2 cups powdered sugar
1 teaspoon vanilla
2 tablespoons water, or enough to make icing easy to spread without being drippy
Food coloring, optional
Decors such as Red Hots, colored sugar, jimmies and holiday sprinkles
Mix the shortening, sugar and molasses thoroughly in a large bowl. Blend in the water — the mixture will look curdled, but that’s OK.
Whisk the flour, soda, salt and spices together in a separate bowl. Add the flour mixture to the molasses mixture by thirds until flour is thoroughly incorporated.
Chill dough for a least an hour, but longer (even overnight) is better. The dough will be fairly sticky still.
Roll out thick to very thick on a generously floured cloth — about 1/3-inch thick seems to work best. Dip cookie cutters in flour before cutting.
Place cookies on a lightly greased baking sheet, leaving plenty of space between them. Bake at 350 degrees until, when touched lightly with finger, no imprint remains, about 12-14 minutes. (Tops will be very lightly cracked.)
For icing, stir ingredients together and, if desired, add food coloring. If icing gets too thick to spread, add a few drops of water and stir well. Makes about 3 dozen, depending on size of cutters.
Per serving: 184 calories; 2 g fat (0.5 g saturated fat; 10 percent calories from fat); 39 g carbohydrates; 22 g sugar; 0 mg cholesterol; 142 mg sodium; 2 g protein; 1 g fiber.
1 cup butter softened to room temperature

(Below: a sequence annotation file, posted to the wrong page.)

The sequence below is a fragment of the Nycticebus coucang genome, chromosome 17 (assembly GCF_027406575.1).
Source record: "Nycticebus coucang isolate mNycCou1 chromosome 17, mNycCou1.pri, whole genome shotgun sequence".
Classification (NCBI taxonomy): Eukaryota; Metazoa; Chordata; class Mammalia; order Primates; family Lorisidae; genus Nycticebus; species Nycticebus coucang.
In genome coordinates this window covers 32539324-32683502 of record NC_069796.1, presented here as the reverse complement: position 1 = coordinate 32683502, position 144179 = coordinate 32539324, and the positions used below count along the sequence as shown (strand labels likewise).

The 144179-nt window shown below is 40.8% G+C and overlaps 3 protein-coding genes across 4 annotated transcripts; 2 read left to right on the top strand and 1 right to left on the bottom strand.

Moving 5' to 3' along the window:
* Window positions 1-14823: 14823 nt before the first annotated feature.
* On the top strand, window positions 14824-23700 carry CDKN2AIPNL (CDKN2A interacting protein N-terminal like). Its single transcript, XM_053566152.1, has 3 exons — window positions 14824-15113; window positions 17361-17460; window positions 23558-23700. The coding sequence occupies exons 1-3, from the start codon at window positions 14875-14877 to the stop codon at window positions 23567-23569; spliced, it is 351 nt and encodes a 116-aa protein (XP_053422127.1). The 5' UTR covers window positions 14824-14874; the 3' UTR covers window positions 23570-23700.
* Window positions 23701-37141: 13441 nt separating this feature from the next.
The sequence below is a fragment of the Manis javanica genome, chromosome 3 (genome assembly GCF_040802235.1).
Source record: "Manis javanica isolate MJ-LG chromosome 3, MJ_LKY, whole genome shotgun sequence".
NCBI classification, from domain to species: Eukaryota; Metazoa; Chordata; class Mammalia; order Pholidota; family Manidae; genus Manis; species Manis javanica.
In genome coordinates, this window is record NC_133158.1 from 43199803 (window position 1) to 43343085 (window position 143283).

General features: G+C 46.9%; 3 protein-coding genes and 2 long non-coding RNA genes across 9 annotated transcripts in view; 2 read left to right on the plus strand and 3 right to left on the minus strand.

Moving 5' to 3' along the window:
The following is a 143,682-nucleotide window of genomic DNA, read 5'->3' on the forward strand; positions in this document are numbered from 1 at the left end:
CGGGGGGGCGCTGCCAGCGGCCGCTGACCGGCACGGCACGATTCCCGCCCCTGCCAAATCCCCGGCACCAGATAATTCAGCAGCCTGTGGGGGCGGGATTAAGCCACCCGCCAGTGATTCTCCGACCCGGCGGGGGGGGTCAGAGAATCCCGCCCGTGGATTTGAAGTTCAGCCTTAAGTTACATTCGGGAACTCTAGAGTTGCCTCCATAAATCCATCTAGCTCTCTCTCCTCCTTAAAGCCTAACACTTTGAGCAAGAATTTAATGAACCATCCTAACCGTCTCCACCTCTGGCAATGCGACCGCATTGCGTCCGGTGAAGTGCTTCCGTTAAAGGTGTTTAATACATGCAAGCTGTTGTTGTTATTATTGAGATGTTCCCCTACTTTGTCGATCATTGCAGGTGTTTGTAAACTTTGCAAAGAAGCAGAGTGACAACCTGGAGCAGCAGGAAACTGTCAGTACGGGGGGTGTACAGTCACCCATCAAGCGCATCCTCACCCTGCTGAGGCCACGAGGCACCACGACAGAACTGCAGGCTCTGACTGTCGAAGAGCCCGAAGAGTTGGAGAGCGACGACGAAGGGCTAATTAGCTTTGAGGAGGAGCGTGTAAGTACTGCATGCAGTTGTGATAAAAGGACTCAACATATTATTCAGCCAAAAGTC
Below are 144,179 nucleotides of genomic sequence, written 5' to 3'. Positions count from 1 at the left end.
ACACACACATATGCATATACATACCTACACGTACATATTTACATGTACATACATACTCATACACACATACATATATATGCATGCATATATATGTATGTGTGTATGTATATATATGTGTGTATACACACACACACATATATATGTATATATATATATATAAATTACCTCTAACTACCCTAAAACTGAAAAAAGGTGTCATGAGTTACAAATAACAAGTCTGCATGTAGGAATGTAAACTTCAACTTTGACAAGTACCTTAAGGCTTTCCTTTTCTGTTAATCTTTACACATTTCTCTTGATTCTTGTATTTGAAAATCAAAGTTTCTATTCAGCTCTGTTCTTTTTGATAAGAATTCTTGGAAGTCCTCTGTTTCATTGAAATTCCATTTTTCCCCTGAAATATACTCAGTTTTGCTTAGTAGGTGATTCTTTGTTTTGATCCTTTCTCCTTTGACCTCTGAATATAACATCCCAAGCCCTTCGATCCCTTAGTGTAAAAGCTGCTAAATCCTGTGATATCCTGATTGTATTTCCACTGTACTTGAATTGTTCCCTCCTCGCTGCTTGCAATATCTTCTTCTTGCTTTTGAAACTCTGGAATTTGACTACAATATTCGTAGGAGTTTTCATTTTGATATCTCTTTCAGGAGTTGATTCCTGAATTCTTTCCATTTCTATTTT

1/2 cup brown sugar
1 large egg
1/3 cup plus 2 tablespoons whole milk
1 teaspoon vanilla
2 1/4 cups all-purpose flour
2 1/4 cups quick oats
1 teaspoon baking soda
1 teaspoon salt
1 1/3 cup of Medjool dates (17-19 dates)
1 1/2 tablespoon honey
1/2 cup water
1/3 teaspoon cinnamon
Make the date filling first by placing dates into a pot with 1/3 cup of water and honey and bring to a boil then turn down heat to a low simmer and stir constantly until the dates begin to break down. After stirring about 8-10 minutes the dates will breakdown into a thick paste. At that point add the cinnamon and salt while continuing to stir until evenly incorporated. Remove from the stove and pick out the seeds then pour the contents into a bowl and allow the filling to cool for 45 min to an hour before using.
For the dough combine butter and brown sugar in a bowl and whip with a mixer at med high speed until the butter sugar mixture is fluffy and light, at least 10 minutes.